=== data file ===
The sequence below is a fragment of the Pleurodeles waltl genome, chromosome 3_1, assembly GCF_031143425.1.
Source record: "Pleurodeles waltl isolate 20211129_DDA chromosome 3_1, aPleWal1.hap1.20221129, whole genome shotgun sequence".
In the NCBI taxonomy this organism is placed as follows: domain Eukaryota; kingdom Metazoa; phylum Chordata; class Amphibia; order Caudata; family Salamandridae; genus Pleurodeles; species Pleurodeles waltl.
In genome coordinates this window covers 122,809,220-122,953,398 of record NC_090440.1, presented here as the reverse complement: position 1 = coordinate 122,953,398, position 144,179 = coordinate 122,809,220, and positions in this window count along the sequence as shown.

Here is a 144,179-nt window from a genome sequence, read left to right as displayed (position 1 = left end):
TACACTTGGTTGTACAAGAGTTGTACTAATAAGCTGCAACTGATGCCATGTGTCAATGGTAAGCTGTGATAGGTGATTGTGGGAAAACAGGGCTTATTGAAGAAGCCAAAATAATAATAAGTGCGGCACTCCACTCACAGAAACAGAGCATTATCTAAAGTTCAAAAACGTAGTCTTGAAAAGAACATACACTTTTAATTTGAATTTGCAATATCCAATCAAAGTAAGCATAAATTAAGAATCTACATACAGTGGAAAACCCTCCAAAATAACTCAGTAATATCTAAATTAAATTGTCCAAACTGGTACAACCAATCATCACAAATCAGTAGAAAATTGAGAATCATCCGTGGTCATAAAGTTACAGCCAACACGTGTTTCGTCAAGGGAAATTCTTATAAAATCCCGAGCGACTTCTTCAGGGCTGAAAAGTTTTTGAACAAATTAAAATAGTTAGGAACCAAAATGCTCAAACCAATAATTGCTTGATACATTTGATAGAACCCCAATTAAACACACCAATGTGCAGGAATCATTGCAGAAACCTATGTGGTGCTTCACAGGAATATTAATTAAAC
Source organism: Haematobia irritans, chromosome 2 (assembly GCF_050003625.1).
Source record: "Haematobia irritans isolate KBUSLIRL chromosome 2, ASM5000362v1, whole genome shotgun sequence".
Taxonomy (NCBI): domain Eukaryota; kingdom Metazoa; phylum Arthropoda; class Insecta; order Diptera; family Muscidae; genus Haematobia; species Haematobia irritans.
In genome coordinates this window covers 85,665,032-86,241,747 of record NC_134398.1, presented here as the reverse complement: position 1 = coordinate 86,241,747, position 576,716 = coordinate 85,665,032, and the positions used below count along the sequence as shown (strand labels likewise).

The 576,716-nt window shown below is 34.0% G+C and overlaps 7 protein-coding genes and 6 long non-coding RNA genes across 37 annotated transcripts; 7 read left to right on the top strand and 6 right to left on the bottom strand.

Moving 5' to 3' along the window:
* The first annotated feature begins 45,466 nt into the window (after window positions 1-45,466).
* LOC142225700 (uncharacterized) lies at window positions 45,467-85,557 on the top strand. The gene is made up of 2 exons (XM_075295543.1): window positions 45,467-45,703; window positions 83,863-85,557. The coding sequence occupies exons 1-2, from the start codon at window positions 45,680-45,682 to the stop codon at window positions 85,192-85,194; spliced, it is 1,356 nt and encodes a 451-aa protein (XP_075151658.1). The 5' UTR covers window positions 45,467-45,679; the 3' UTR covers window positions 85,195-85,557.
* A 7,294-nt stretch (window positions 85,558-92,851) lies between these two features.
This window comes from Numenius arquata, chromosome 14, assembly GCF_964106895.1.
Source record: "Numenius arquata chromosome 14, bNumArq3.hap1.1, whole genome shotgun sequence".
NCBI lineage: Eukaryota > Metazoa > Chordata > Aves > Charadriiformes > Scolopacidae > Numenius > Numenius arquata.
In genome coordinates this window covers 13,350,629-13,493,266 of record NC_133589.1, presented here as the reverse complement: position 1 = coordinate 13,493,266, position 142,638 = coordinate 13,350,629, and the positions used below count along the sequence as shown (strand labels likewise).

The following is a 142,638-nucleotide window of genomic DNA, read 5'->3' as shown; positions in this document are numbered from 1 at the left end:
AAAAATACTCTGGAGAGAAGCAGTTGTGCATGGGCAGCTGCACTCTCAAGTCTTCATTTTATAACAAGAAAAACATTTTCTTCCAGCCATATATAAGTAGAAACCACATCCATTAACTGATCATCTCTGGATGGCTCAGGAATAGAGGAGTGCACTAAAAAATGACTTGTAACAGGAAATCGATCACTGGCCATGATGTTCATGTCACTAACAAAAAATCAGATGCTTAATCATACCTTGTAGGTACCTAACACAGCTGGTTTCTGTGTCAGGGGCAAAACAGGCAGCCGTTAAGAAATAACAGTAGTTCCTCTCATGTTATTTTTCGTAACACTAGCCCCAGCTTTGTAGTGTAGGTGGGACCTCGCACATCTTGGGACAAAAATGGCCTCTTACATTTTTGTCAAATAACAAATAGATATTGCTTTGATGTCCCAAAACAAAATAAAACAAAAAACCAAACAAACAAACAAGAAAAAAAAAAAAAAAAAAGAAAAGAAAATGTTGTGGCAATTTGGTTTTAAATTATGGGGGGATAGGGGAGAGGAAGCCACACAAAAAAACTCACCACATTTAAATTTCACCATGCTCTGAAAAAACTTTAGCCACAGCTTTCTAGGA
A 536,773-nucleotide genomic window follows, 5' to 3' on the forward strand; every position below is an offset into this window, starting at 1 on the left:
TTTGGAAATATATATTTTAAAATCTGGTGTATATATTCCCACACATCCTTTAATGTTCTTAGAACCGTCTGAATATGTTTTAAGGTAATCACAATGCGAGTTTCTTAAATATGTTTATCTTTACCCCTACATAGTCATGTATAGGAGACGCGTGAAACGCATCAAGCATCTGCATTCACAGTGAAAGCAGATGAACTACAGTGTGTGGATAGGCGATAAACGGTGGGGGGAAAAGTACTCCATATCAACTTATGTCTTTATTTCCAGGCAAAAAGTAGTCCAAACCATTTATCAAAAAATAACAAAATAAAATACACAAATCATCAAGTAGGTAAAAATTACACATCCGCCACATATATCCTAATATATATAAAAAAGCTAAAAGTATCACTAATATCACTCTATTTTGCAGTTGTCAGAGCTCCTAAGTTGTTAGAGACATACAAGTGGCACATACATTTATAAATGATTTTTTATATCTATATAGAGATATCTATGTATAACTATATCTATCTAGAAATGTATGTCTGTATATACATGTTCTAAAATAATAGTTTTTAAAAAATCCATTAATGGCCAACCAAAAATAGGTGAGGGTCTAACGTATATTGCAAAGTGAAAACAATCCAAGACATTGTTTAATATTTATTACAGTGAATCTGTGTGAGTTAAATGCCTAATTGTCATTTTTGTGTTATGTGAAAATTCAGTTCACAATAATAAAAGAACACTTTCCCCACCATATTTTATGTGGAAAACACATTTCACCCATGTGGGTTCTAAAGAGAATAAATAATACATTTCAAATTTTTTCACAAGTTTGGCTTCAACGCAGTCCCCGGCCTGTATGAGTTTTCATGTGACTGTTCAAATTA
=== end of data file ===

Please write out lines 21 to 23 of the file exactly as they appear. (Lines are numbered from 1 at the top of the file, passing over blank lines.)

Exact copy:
AAAAATACTCTGGAGAGAAGCAGTTGTGCATGGGCAGCTGCACTCTCAAGTCTTCATTTTATAACAAGAAAAACATTTTCTTCCAGCCATATATAAGTAGAAACCACATCCATTAACTGATCATCTCTGGATGGCTCAGGAATAGAGGAGTGCACTAAAAAATGACTTGTAACAGGAAATCGATCACTGGCCATGATGTTCATGTCACTAACAAAAAATCAGATGCTTAATCATACCTTGTAGGTACCTAACACAGCTGGTTTCTGTGTCAGGGGCAAAACAGGCAGCCGTTAAGAAATAACAGTAGTTCCTCTCATGTTATTTTTCGTAACACTAGCCCCAGCTTTGTAGTGTAGGTGGGACCTCGCACATCTTGGGACAAAAATGGCCTCTTACATTTTTGTCAAATAACAAATAGATATTGCTTTGATGTCCCAAAACAAAATAAAACAAAAAACCAAACAAACAAACAAGAAAAAAAAAAAAAAAAAAGAAAAGAAAATGTTGTGGCAATTTGGTTTTAAATTATGGGGGGATAGGGGAGAGGAAGCCACACAAAAAAACTCACCACATTTAAATTTCACCATGCTCTGAAAAAACTTTAGCCACAGCTTTCTAGGA
A 536,773-nucleotide genomic window follows, 5' to 3' on the forward strand; every position below is an offset into this window, starting at 1 on the left:
TTTGGAAATATATATTTTAAAATCTGGTGTATATATTCCCACACATCCTTTAATGTTCTTAGAACCGTCTGAATATGTTTTAAGGTAATCACAATGCGAGTTTCTTAAATATGTTTATCTTTACCCCTACATAGTCATGTATAGGAGACGCGTGAAACGCATCAAGCATCTGCATTCACAGTGAAAGCAGATGAACTACAGTGTGTGGATAGGCGATAAACGGTGGGGGGAAAAGTACTCCATATCAACTTATGTCTTTATTTCCAGGCAAAAAGTAGTCCAAACCATTTATCAAAAAATAACAAAATAAAATACACAAATCATCAAGTAGGTAAAAATTACACATCCGCCACATATATCCTAATATATATAAAAAAGCTAAAAGTATCACTAATATCACTCTATTTTGCAGTTGTCAGAGCTCCTAAGTTGTTAGAGACATACAAGTGGCACATACATTTATAAATGATTTTTTATATCTATATAGAGATATCTATGTATAACTATATCTATCTAGAAATGTATGTCTGTATATACATGTTCTAAAATAATAGTTTTTAAAAAATCCATTAATGGCCAACCAAAAATAGGTGAGGGTCTAACGTATATTGCAAAGTGAAAACAATCCAAGACATTGTTTAATATTTATTACAGTGAATCTGTGTGAGTTAAATGCCTAATTGTCATTTTTGTGTTATGTGAAAATTCAGTTCACAATAATAAAAGAACACTTTCCCCACCATATTTTATGTGGAAAACACATTTCACCCATGTGGGTTCTAAAGAGAATAAATAATACATTTCAAATTTTTTCACAAGTTTGGCTTCAACGCAGTCCCCGGCCTGTATGAGTTTTCATGTGACTGTTCAAATTA